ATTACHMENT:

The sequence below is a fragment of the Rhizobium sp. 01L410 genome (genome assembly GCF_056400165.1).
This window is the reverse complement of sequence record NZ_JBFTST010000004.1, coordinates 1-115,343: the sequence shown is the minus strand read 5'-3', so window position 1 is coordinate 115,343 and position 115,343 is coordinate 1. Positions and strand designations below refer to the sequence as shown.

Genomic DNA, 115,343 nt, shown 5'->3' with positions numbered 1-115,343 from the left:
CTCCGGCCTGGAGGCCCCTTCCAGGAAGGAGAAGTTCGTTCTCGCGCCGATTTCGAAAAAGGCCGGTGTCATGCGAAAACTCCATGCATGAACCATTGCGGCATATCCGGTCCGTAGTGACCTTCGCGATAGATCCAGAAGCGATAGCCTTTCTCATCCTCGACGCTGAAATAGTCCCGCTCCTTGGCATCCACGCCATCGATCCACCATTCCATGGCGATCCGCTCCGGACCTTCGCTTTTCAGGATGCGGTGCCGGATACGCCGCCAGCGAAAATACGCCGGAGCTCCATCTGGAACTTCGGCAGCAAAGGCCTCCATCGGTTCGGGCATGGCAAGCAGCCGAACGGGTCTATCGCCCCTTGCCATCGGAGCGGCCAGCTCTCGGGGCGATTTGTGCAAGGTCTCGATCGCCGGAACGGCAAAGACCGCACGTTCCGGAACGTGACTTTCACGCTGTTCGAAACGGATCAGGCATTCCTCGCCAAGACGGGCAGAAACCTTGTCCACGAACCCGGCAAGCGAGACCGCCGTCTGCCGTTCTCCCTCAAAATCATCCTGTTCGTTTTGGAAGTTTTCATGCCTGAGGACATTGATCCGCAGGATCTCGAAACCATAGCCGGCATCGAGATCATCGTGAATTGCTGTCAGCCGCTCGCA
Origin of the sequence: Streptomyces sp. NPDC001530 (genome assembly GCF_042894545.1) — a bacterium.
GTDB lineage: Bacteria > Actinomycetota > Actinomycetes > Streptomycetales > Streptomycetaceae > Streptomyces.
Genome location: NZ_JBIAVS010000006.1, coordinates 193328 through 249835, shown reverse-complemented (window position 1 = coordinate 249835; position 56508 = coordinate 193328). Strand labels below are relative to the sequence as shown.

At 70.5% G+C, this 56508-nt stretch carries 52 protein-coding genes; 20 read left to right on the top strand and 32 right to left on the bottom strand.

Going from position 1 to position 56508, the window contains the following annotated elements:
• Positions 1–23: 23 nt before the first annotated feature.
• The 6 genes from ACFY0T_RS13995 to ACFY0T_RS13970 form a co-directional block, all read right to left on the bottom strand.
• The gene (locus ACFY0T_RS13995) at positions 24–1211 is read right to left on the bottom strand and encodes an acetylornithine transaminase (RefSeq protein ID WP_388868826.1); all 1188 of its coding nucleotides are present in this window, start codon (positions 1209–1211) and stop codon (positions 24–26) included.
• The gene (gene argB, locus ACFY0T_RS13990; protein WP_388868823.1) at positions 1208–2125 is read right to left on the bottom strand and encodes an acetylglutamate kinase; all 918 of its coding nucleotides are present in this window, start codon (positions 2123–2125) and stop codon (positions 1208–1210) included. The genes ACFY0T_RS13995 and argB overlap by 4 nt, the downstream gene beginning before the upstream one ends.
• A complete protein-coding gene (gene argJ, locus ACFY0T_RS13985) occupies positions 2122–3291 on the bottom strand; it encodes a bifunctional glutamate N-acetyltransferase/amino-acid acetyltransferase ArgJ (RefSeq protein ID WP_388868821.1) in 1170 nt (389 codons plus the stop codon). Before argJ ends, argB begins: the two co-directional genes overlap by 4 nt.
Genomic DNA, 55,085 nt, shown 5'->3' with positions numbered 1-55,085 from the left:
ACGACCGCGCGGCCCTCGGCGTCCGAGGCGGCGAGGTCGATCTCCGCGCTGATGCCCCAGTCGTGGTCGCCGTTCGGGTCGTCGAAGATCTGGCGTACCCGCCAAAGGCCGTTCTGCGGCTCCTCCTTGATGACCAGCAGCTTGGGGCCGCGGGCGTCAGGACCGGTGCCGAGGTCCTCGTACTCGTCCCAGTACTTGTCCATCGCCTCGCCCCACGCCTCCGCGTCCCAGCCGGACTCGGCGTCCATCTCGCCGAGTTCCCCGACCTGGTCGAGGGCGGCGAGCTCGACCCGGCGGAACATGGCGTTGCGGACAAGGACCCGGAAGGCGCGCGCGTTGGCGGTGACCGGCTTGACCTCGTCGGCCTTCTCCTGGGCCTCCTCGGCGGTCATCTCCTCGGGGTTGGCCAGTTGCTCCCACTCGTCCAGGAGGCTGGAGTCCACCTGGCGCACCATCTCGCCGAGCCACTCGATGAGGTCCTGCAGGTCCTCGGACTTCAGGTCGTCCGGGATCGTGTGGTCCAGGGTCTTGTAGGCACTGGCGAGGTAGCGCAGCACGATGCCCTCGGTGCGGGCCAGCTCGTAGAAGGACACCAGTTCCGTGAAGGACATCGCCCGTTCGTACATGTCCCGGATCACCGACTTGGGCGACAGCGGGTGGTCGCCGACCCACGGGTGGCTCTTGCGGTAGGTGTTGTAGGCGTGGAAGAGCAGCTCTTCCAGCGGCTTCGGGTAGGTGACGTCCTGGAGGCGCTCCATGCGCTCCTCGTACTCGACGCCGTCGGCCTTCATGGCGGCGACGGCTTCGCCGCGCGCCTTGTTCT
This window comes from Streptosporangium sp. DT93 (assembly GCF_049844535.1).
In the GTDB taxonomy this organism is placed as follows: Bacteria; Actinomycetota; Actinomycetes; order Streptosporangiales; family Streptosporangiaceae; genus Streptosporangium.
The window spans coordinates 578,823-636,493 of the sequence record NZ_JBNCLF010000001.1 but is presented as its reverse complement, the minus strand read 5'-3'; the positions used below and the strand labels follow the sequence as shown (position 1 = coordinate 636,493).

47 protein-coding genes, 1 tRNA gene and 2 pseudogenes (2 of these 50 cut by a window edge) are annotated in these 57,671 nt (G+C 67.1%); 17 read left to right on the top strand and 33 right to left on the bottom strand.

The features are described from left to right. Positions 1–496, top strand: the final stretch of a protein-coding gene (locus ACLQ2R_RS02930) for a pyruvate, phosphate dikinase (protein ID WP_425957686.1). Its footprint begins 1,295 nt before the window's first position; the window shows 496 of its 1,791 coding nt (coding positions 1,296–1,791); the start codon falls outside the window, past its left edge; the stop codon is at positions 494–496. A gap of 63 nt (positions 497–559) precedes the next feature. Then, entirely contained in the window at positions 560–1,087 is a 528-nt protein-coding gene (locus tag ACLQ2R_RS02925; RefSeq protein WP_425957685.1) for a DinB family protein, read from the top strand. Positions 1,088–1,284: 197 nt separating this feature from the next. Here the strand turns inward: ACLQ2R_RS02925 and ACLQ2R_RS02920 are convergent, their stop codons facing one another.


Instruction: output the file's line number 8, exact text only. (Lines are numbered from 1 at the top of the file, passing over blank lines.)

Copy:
At 70.5% G+C, this 56508-nt stretch carries 52 protein-coding genes; 20 read left to right on the top strand and 32 right to left on the bottom strand.